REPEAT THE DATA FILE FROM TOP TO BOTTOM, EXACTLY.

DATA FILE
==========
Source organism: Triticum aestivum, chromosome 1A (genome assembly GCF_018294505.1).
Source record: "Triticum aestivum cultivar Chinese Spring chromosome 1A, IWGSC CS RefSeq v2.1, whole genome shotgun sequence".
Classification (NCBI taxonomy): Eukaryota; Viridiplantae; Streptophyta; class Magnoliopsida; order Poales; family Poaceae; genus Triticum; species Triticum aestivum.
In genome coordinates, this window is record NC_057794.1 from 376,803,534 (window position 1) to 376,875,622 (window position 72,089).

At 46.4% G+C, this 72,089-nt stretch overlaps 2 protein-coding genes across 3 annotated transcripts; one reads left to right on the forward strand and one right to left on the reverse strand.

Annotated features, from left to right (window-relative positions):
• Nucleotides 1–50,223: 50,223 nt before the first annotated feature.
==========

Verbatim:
Source organism: Triticum aestivum, chromosome 1A (genome assembly GCF_018294505.1).
Source record: "Triticum aestivum cultivar Chinese Spring chromosome 1A, IWGSC CS RefSeq v2.1, whole genome shotgun sequence".
Classification (NCBI taxonomy): Eukaryota; Viridiplantae; Streptophyta; class Magnoliopsida; order Poales; family Poaceae; genus Triticum; species Triticum aestivum.
In genome coordinates, this window is record NC_057794.1 from 376,803,534 (window position 1) to 376,875,622 (window position 72,089).

At 46.4% G+C, this 72,089-nt stretch overlaps 2 protein-coding genes across 3 annotated transcripts; one reads left to right on the forward strand and one right to left on the reverse strand.

Annotated features, from left to right (window-relative positions):
• Nucleotides 1–50,223: 50,223 nt before the first annotated feature.